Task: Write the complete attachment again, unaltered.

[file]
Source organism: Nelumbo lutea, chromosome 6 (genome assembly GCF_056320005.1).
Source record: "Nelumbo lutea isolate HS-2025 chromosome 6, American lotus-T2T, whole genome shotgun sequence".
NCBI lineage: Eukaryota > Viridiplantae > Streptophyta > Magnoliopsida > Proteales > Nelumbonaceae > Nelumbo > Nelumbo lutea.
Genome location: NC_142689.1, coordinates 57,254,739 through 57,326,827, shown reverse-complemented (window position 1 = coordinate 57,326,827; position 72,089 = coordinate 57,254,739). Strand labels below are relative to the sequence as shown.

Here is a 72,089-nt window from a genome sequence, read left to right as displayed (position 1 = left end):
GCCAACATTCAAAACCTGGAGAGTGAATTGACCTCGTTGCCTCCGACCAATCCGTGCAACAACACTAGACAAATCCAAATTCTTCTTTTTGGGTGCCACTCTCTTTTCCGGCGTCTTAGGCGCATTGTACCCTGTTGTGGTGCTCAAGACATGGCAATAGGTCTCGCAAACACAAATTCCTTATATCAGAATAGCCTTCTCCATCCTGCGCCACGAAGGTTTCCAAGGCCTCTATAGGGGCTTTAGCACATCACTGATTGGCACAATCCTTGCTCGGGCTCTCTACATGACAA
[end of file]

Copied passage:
Source organism: Nelumbo lutea, chromosome 6 (genome assembly GCF_056320005.1).
Source record: "Nelumbo lutea isolate HS-2025 chromosome 6, American lotus-T2T, whole genome shotgun sequence".
NCBI lineage: Eukaryota > Viridiplantae > Streptophyta > Magnoliopsida > Proteales > Nelumbonaceae > Nelumbo > Nelumbo lutea.
Genome location: NC_142689.1, coordinates 57,254,739 through 57,326,827, shown reverse-complemented (window position 1 = coordinate 57,326,827; position 72,089 = coordinate 57,254,739). Strand labels below are relative to the sequence as shown.

Here is a 72,089-nt window from a genome sequence, read left to right as displayed (position 1 = left end):
GCCAACATTCAAAACCTGGAGAGTGAATTGACCTCGTTGCCTCCGACCAATCCGTGCAACAACACTAGACAAATCCAAATTCTTCTTTTTGGGTGCCACTCTCTTTTCCGGCGTCTTAGGCGCATTGTACCCTGTTGTGGTGCTCAAGACATGGCAATAGGTCTCGCAAACACAAATTCCTTATATCAGAATAGCCTTCTCCATCCTGCGCCACGAAGGTTTCCAAGGCCTCTATAGGGGCTTTAGCACATCACTGATTGGCACAATCCTTGCTCGGGCTCTCTACATGACAA